When is it true that, if established, estoppel by convention has the same effect as promissory estoppel?
Compare: Chitty on Contracts: General Principles, Vol 1, 31st Edition, 3-111: Effect of estoppel by convention [page 373] (available on google books).
It says that
"In cases of promissory estoppel, the promisor or representor is not estopped from denying that the promise of representation has been made: on the contrary...
... Where, on the other hand, the requirements of estoppel by convention are satisfied, then this type of estoppel normally operates to prevent a party from denying a fact, i.e. that the assumed promise has been made, or that a promise contains the assumed term: it does not specify the legal effects of the assumed promise or term."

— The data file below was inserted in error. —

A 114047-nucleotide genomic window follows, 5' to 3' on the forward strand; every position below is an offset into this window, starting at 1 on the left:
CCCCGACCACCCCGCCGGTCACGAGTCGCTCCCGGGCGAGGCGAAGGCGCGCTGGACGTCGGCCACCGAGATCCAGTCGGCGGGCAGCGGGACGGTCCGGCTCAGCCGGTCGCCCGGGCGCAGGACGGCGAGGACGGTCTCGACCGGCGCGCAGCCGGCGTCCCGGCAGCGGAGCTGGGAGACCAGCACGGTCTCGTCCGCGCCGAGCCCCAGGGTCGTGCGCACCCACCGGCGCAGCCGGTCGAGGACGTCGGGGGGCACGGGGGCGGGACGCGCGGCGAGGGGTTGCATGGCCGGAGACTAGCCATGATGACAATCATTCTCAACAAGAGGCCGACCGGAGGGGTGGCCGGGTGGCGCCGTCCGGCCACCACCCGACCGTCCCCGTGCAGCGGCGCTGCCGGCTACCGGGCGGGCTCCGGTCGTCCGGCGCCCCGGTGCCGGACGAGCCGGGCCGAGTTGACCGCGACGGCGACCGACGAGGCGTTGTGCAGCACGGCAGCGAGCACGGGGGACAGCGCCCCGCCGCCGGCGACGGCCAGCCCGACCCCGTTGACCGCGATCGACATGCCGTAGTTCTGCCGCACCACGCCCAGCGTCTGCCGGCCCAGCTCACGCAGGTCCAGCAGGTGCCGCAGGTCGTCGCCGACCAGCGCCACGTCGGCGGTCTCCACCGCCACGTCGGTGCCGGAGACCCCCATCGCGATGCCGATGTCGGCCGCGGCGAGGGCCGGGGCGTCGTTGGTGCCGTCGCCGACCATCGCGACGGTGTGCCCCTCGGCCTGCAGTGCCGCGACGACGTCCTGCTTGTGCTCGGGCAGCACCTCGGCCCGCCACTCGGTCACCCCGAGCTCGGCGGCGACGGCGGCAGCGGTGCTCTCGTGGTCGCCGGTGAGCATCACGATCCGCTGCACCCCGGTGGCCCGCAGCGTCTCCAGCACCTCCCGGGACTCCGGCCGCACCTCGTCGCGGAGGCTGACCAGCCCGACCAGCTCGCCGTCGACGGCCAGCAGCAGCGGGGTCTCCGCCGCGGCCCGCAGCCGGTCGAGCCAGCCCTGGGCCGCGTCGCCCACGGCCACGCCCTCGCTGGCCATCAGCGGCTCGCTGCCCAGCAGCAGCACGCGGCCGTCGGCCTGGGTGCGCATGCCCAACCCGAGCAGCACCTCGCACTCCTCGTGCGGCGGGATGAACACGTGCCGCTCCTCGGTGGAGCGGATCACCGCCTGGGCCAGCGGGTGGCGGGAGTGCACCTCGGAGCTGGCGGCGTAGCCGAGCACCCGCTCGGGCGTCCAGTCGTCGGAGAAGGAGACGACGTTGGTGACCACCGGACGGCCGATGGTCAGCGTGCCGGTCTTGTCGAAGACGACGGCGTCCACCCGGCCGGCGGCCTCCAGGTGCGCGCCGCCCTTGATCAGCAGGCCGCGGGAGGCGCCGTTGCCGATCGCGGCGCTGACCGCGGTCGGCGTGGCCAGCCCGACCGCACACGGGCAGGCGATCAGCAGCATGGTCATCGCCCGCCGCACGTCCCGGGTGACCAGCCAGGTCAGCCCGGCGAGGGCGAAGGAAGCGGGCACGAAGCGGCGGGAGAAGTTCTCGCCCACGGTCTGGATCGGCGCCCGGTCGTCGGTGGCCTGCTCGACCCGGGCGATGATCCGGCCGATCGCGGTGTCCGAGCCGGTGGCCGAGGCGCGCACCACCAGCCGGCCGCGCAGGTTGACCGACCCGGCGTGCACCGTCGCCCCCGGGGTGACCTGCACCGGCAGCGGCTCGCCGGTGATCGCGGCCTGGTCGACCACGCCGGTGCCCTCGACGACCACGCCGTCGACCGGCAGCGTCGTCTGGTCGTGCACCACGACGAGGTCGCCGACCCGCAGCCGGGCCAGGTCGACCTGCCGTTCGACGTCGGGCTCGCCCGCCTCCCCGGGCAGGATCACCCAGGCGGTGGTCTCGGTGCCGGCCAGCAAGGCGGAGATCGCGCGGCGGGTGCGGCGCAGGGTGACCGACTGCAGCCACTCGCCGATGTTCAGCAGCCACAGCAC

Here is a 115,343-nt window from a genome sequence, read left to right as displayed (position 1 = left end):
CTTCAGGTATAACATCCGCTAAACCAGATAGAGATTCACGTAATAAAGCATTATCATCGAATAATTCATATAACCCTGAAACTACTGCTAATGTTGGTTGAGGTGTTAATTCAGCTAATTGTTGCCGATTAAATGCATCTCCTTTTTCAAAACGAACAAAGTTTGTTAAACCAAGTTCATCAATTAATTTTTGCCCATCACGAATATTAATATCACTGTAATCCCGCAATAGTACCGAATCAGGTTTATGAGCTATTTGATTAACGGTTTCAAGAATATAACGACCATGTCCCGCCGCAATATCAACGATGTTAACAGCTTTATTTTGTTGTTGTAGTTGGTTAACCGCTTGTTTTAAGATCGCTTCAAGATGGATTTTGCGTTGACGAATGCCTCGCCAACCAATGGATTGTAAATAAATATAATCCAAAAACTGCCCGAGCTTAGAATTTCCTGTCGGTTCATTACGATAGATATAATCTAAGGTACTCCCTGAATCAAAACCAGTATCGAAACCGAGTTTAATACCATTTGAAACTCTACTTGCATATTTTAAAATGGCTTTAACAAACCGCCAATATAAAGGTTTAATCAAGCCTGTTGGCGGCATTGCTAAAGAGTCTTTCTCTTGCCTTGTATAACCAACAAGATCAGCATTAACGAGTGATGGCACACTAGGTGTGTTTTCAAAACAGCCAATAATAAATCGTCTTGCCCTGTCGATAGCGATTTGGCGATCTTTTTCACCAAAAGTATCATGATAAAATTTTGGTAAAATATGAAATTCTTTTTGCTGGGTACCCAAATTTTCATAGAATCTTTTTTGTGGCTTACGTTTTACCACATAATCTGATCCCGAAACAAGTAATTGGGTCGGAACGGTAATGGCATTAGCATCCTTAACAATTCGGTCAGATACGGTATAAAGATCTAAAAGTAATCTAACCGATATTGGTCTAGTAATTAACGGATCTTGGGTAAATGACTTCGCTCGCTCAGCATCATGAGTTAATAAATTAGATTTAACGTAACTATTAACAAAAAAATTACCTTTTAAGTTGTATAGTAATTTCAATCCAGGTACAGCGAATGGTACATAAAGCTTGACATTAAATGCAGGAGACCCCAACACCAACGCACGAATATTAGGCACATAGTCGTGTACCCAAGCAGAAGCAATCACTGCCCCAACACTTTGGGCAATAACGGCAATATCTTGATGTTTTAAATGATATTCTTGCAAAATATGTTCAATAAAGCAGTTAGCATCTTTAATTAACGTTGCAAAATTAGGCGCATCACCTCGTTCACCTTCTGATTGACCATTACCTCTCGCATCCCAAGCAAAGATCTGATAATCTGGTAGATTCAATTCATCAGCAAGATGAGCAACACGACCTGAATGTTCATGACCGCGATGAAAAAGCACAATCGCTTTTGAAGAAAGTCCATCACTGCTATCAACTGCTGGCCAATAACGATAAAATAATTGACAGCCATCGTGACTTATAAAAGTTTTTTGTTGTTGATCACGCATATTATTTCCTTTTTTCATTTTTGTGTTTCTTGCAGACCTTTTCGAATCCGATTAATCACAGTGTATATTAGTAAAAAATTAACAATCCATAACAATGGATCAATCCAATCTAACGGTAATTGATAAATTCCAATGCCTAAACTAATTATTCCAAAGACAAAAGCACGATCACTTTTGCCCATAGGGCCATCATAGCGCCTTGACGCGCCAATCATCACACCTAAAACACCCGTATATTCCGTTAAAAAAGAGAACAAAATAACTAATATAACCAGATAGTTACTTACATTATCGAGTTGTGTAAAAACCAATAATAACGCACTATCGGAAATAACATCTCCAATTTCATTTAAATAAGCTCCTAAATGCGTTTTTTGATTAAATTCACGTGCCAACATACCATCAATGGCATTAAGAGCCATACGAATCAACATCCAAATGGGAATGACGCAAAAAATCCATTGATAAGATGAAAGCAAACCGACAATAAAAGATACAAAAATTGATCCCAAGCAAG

So it seems that, if established, estoppel by convention cannot on its own enforce a promise, unless it is accompanied by either consideration or promissory estoppel.
Is this right? What's wrong with this understanding?
Is it true that estoppel by convention has the same effect as promissory estoppel?
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